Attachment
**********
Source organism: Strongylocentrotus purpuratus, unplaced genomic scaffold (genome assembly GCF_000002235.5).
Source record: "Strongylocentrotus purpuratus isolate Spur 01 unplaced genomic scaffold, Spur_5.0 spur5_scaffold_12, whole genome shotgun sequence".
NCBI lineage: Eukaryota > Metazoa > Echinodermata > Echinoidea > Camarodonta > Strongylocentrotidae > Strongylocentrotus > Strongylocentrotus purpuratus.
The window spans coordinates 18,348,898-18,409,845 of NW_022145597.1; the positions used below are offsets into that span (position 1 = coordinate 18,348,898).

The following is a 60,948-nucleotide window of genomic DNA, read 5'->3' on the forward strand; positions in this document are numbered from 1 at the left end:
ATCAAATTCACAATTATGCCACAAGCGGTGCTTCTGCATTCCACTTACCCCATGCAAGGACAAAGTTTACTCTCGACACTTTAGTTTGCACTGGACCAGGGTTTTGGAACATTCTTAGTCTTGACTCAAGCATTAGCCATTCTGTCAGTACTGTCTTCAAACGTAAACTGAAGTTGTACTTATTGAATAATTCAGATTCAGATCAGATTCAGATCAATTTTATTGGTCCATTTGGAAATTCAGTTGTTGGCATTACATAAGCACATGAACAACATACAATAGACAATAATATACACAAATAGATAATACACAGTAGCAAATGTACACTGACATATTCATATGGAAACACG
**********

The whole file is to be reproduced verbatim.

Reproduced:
Source organism: Strongylocentrotus purpuratus, unplaced genomic scaffold (genome assembly GCF_000002235.5).
Source record: "Strongylocentrotus purpuratus isolate Spur 01 unplaced genomic scaffold, Spur_5.0 spur5_scaffold_12, whole genome shotgun sequence".
NCBI lineage: Eukaryota > Metazoa > Echinodermata > Echinoidea > Camarodonta > Strongylocentrotidae > Strongylocentrotus > Strongylocentrotus purpuratus.
The window spans coordinates 18,348,898-18,409,845 of NW_022145597.1; the positions used below are offsets into that span (position 1 = coordinate 18,348,898).

The following is a 60,948-nucleotide window of genomic DNA, read 5'->3' on the forward strand; positions in this document are numbered from 1 at the left end:
ATCAAATTCACAATTATGCCACAAGCGGTGCTTCTGCATTCCACTTACCCCATGCAAGGACAAAGTTTACTCTCGACACTTTAGTTTGCACTGGACCAGGGTTTTGGAACATTCTTAGTCTTGACTCAAGCATTAGCCATTCTGTCAGTACTGTCTTCAAACGTAAACTGAAGTTGTACTTATTGAATAATTCAGATTCAGATCAGATTCAGATCAATTTTATTGGTCCATTTGGAAATTCAGTTGTTGGCATTACATAAGCACATGAACAACATACAATAGACAATAATATACACAAATAGATAATACACAGTAGCAAATGTACACTGACATATTCATATGGAAACACG